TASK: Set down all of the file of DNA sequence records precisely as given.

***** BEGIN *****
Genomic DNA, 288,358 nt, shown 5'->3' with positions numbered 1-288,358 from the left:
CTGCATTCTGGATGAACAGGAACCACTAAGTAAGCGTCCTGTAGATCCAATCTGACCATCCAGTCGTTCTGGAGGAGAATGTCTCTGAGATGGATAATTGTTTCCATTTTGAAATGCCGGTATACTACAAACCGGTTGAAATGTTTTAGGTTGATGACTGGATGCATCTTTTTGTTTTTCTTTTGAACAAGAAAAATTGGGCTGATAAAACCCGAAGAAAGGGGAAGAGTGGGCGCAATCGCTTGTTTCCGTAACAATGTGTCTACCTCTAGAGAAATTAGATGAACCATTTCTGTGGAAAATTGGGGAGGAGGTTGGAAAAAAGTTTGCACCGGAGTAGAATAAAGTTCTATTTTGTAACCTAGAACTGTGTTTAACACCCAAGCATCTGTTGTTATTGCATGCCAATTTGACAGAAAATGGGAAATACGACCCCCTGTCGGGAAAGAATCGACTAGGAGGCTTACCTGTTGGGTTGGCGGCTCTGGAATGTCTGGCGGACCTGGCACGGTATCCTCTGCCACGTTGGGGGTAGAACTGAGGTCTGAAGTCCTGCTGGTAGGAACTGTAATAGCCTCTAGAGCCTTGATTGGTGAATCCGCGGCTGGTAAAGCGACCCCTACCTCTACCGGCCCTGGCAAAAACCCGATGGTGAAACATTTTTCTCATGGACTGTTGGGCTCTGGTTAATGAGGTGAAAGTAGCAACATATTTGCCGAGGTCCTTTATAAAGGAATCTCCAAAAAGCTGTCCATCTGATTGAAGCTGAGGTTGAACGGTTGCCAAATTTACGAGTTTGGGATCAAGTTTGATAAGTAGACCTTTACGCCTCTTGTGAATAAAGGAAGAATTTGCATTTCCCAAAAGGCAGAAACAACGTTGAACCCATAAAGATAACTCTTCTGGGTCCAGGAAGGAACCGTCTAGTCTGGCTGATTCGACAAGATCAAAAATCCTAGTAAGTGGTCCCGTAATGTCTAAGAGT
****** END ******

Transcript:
Genomic DNA, 288,358 nt, shown 5'->3' with positions numbered 1-288,358 from the left:
CTGCATTCTGGATGAACAGGAACCACTAAGTAAGCGTCCTGTAGATCCAATCTGACCATCCAGTCGTTCTGGAGGAGAATGTCTCTGAGATGGATAATTGTTTCCATTTTGAAATGCCGGTATACTACAAACCGGTTGAAATGTTTTAGGTTGATGACTGGATGCATCTTTTTGTTTTTCTTTTGAACAAGAAAAATTGGGCTGATAAAACCCGAAGAAAGGGGAAGAGTGGGCGCAATCGCTTGTTTCCGTAACAATGTGTCTACCTCTAGAGAAATTAGATGAACCATTTCTGTGGAAAATTGGGGAGGAGGTTGGAAAAAAGTTTGCACCGGAGTAGAATAAAGTTCTATTTTGTAACCTAGAACTGTGTTTAACACCCAAGCATCTGTTGTTATTGCATGCCAATTTGACAGAAAATGGGAAATACGACCCCCTGTCGGGAAAGAATCGACTAGGAGGCTTACCTGTTGGGTTGGCGGCTCTGGAATGTCTGGCGGACCTGGCACGGTATCCTCTGCCACGTTGGGGGTAGAACTGAGGTCTGAAGTCCTGCTGGTAGGAACTGTAATAGCCTCTAGAGCCTTGATTGGTGAATCCGCGGCTGGTAAAGCGACCCCTACCTCTACCGGCCCTGGCAAAAACCCGATGGTGAAACATTTTTCTCATGGACTGTTGGGCTCTGGTTAATGAGGTGAAAGTAGCAACATATTTGCCGAGGTCCTTTATAAAGGAATCTCCAAAAAGCTGTCCATCTGATTGAAGCTGAGGTTGAACGGTTGCCAAATTTACGAGTTTGGGATCAAGTTTGATAAGTAGACCTTTACGCCTCTTGTGAATAAAGGAAGAATTTGCATTTCCCAAAAGGCAGAAACAACGTTGAACCCATAAAGATAACTCTTCTGGGTCCAGGAAGGAACCGTCTAGTCTGGCTGATTCGACAAGATCAAAAATCCTAGTAAGTGGTCCCGTAATGTCTAAGAGT